Gateway of India

The Gateway of India (Marathi: गेटवे ऑफ इंडिया) is a monument in Mumbai, (formerly Bombay) India. Located on the waterfront in Apollo Bunder area in South Mumbai, the Gateway is a basalt arch 26 metres (85 feet) high. It was a crude jetty used by fisher folks and was later renovated and used as a landing place for British governors and other distinguished personages. In earlier times, the Gateway was the monument that visitors arriving by boat would have first seen in the city of Bombay.

Its design is a combination of both Hindu and Muslim architectural styles, the arch is in Muslim style while the decorations are in Hindu style. The Gateway is built from yellow basalt and reinforced concrete. The stone was locally obtained, and the perforated screens were brought from Gwalior.

The central dome is 15 metres (49 feet) in diameter and is 26 metres (85 feet) above ground at its highest point. The whole harbour front was realigned in order to come in line with a planned esplanade which would sweep down to the centre of the town. The cost of the construction was Rs. 21 lakhs (2,100,000), borne mainly by the Government of India. Due to lack of funds, the approach road was never built, and so the Gateway stands at an angle to the road leading up to it.

History

The Gateway of India was built to commemorate the visit of King George V and Queen Mary to Bombay, prior to the Delhi Durbar, in December 1911. The foundation stone was laid on 31 March 1911, by the Governor of Bombay Sir George Sydenham Clarke, with the final design of George Wittet sanctioned in August 1914. Between 1915 and 1919 work proceeded on reclamations at Apollo Bundar (Port) for the land on which the gateway and the new sea wall would be built. The foundations were completed in 1920, and construction was finished in 1924. The Gateway was opened on 4 December 1924, by the Viceroy, the Earl of Reading. The well-known Jewish business family, the Sassoon's, were one of the great contributors to Mumbai, and offered the largest donation for the construction effort, contributing 10 Lakhs of Rupees for the construction. Out of the total expenses, Gammon India claims that it did India's first pre-cast reinforced concrete job for the foundation of the Gateway of India.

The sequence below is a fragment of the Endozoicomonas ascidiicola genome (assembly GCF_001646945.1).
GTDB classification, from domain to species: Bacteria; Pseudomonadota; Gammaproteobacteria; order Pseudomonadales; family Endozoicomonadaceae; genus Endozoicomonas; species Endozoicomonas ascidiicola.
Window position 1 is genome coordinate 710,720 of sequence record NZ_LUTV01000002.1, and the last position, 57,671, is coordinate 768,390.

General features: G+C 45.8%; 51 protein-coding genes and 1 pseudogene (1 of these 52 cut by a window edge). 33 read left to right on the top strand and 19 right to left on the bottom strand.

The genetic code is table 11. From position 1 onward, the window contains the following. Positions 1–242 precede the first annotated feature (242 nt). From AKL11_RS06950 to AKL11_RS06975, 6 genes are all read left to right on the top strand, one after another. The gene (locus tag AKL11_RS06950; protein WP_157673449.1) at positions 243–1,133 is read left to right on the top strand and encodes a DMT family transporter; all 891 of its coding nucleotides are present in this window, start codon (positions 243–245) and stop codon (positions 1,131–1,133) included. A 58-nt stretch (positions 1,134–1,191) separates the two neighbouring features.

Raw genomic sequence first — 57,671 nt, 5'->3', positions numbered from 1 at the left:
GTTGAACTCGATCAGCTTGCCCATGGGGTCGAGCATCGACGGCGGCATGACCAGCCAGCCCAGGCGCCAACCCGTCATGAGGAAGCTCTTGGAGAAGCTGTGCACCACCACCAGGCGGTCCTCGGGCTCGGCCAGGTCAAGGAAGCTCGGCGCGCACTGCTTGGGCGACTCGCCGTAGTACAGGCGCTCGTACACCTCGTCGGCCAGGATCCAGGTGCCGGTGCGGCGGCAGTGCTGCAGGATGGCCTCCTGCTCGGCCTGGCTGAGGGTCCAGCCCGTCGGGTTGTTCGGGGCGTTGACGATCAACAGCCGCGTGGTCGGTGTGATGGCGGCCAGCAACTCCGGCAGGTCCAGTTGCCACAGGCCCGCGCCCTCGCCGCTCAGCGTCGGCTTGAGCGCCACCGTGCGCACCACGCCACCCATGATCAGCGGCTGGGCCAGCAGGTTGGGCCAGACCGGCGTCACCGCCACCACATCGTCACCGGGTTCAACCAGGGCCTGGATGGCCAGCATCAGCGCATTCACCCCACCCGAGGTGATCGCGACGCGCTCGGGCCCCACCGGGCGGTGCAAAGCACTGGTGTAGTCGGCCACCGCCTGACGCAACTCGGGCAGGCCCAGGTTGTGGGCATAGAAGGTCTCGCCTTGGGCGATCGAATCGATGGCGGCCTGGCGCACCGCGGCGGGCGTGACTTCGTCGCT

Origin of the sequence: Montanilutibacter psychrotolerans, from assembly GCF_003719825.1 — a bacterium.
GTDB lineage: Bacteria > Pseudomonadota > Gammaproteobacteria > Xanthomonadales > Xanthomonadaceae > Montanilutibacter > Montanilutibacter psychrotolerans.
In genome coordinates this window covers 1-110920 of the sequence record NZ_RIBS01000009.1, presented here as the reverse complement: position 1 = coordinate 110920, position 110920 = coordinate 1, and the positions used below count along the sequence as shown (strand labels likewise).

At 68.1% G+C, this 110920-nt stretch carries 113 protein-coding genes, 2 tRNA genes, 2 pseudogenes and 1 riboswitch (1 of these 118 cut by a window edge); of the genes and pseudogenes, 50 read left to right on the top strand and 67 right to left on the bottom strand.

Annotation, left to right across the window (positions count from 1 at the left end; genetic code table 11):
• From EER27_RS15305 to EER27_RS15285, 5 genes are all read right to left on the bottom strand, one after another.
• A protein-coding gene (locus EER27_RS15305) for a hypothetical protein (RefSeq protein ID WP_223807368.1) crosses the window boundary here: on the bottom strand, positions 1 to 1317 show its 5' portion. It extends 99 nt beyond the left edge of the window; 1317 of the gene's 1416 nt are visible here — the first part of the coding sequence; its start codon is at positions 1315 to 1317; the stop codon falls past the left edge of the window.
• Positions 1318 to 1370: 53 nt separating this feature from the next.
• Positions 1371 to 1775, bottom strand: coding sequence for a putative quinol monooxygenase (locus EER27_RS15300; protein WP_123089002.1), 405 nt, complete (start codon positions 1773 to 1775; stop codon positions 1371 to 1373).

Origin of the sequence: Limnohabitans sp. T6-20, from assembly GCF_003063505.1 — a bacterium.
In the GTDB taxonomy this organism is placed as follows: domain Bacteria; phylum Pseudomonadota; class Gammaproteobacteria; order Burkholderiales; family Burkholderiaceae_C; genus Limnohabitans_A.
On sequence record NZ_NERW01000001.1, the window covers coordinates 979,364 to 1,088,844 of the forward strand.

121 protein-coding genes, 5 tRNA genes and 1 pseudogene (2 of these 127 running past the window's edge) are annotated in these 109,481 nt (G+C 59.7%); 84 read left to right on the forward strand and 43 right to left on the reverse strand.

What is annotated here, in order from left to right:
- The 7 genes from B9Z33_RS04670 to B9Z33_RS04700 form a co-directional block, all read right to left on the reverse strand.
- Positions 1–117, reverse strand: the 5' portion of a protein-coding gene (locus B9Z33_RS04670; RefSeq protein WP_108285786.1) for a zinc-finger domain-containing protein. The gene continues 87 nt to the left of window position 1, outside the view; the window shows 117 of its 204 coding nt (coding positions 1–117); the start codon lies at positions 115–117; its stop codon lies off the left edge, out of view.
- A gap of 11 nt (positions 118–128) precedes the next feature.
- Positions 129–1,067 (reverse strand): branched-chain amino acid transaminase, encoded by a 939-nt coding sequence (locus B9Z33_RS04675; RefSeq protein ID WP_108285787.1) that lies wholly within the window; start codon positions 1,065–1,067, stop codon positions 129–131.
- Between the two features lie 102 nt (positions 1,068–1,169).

The last British troops to leave India, the First Battalion of the Somerset Light Infantry, passed through the Gateway in a ceremony on 28 February 1948.

From here people can visit Elephanta Caves by ferry boats. There are luxury boats which take visitors around the harbour for a couple of hours. Opposite the Gateway stands the Royal Taj Mahal Hotel and Taj Towers. In front of the Gateway, there is a statue of Chatrapati Shivaji.

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